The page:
Depending on the time of year and your location, being a local weather forecaster can be a challenging job. For some locations, the weather stays the same through much of the year. Weather forecasters have to be creative to keep the viewer’s attention. I remember one forecaster who would use different items to point at the weather map depending on the season. On July 4th he used a roman candle; during the Christmas season, he used a wreath. Sometimes, though, the forecast is anything but boring. That’s when forecasters earn their money as they try to warn people about dangerous storms. Isaiah describes a day when forecasting will no longer be necessary, a day when the Messiah would bring a lasting peace (Isaiah 11:6-2). Join us this Sunday to find…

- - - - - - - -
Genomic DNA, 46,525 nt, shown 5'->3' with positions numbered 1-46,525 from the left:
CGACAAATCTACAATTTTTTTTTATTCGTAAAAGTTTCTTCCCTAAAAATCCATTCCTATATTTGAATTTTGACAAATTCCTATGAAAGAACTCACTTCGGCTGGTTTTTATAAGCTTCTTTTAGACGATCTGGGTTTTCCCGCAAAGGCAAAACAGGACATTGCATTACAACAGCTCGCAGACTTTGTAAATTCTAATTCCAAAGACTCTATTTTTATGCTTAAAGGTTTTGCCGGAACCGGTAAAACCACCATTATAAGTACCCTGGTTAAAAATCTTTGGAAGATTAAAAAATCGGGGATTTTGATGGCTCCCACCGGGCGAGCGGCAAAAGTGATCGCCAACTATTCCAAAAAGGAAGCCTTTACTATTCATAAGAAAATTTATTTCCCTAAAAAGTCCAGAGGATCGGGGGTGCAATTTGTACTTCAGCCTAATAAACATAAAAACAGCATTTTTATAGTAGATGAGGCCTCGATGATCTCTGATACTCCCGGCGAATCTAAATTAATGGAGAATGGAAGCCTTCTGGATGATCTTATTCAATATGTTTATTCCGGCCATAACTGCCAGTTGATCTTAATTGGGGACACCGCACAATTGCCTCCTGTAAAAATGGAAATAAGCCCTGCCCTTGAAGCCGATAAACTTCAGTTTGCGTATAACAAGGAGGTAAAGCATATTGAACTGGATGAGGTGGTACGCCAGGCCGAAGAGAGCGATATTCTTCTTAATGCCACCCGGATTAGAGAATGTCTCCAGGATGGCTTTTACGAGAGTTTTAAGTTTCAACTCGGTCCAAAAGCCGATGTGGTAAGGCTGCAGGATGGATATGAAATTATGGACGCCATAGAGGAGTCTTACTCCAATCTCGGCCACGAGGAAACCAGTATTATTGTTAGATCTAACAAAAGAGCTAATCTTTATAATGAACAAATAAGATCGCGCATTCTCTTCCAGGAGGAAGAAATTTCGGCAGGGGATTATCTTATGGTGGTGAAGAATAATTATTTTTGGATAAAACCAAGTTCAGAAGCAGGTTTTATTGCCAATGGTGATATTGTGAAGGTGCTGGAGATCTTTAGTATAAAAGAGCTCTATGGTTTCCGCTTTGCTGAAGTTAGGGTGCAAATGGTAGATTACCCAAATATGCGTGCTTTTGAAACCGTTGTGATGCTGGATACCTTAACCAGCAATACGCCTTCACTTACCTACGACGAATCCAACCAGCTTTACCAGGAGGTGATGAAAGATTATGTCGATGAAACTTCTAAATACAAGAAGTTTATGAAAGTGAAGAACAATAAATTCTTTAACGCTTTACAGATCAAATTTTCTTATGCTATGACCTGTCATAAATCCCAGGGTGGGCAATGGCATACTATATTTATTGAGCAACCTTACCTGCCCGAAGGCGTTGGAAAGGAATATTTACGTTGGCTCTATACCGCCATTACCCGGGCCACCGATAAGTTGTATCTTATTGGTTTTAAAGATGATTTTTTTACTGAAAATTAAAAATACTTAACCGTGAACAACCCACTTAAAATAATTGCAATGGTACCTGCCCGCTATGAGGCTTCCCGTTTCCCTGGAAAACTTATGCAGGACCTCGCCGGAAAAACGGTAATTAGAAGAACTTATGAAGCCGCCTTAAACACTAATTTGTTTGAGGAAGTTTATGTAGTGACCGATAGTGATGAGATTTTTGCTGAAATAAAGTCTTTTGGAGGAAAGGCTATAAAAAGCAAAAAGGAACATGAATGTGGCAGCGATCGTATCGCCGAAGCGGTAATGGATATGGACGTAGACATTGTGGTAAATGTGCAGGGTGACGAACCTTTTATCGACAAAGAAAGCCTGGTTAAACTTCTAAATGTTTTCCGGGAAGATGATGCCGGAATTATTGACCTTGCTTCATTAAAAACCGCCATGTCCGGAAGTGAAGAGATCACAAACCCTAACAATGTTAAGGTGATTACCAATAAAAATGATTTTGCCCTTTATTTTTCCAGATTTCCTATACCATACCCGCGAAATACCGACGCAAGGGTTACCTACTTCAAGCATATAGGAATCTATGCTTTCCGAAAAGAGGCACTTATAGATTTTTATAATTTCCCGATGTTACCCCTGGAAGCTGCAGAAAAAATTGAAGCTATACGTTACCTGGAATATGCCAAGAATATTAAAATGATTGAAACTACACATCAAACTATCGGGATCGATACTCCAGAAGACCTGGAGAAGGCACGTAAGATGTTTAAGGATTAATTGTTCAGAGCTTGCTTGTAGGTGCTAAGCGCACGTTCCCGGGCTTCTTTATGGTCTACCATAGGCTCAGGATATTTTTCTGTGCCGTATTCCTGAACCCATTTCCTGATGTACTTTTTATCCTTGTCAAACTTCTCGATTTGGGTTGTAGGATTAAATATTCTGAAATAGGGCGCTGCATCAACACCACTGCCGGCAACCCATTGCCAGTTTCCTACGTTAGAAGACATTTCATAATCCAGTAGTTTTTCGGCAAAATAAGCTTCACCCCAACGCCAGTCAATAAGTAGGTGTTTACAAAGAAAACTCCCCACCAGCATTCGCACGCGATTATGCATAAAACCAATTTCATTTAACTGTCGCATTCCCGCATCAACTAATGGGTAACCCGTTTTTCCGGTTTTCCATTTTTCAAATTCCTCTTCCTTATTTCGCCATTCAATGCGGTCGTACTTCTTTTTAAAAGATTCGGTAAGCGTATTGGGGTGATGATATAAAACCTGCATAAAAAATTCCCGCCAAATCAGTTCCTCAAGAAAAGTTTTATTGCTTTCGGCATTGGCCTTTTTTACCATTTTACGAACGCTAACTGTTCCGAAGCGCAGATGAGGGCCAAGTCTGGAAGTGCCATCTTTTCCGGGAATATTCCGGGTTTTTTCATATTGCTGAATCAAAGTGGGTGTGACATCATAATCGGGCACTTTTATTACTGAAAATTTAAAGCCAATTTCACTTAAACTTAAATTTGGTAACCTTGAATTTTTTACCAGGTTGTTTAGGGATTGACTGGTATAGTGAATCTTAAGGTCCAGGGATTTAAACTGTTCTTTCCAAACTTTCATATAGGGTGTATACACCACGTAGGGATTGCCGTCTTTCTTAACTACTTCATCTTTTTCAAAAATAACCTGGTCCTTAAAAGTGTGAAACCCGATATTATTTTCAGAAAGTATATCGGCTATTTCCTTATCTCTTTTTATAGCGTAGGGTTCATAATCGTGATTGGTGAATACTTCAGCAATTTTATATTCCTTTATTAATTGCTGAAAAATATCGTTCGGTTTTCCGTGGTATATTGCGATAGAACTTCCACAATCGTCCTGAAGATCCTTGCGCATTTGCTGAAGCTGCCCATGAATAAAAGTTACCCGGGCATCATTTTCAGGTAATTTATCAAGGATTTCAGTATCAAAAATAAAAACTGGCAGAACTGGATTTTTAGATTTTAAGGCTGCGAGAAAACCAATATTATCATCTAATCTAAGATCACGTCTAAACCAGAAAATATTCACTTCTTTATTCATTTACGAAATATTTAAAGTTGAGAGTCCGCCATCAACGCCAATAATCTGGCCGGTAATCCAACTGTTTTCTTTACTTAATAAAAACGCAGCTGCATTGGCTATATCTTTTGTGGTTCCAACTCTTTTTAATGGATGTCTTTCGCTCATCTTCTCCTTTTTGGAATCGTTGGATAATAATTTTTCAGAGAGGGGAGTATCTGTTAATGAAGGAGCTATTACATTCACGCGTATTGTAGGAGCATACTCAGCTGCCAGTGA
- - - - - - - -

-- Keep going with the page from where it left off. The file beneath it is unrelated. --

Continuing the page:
This Sunday, remember the sacrifice the Savior made for all of us with a special observance of the Lord's Supper in both morning services (8:30 and 11:00). 1 Corinthians 11:23–24 (NIV84) 23 For I received from the Lord what I also passed on to you: The Lord Jesus, on the night he was betrayed, took bread, 24 and when he had given thanks, he broke it and said, “This is my body, which is for you; do this in remembrance of me.”
I had to renew my driver’s license recently. As I waited for my turn, I heard one of the ladies at the DMV congratulating someone who had just renewed her license for passing her test. She apparently got everything correct, including identifying the sign for “Do Not Enter.” The DMV lady said that 75% of the people who take the test incorrectly identify that sign because on the test it does not include the words “Do Not Enter.” The nation of Israel had failed their test. Miserably. They had gone the wrong way on several spiritual roads, but the most significant was their failure to recognize the danger of pride (Isaiah 10:15). Join us this week as we discover biblical ways to avoid the pitfall of pride. See you Sunday!